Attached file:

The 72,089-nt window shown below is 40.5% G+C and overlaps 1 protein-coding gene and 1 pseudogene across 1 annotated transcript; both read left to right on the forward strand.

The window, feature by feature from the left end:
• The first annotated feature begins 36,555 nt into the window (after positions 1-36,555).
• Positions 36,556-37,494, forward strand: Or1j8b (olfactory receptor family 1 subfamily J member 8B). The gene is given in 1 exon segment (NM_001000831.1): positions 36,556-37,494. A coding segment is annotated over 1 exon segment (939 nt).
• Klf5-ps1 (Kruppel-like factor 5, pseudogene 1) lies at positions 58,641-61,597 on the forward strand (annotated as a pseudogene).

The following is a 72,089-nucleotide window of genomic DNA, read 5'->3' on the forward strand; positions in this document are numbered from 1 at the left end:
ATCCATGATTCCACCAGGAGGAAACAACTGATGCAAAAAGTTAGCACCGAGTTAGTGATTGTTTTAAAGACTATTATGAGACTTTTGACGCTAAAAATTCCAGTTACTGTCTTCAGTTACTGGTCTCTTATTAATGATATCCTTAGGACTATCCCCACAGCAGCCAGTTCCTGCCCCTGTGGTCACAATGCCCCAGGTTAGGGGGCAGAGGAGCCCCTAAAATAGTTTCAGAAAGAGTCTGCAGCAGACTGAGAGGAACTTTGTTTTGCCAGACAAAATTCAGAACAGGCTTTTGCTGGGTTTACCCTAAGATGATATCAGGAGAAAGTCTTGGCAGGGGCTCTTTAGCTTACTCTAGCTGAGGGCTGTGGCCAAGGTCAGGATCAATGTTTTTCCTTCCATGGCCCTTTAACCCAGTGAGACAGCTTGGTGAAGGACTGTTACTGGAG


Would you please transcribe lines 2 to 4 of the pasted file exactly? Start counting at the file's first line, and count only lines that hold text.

The window, feature by feature from the left end:
• The first annotated feature begins 36,555 nt into the window (after positions 1-36,555).
• Positions 36,556-37,494, forward strand: Or1j8b (olfactory receptor family 1 subfamily J member 8B). The gene is given in 1 exon segment (NM_001000831.1): positions 36,556-37,494. A coding segment is annotated over 1 exon segment (939 nt).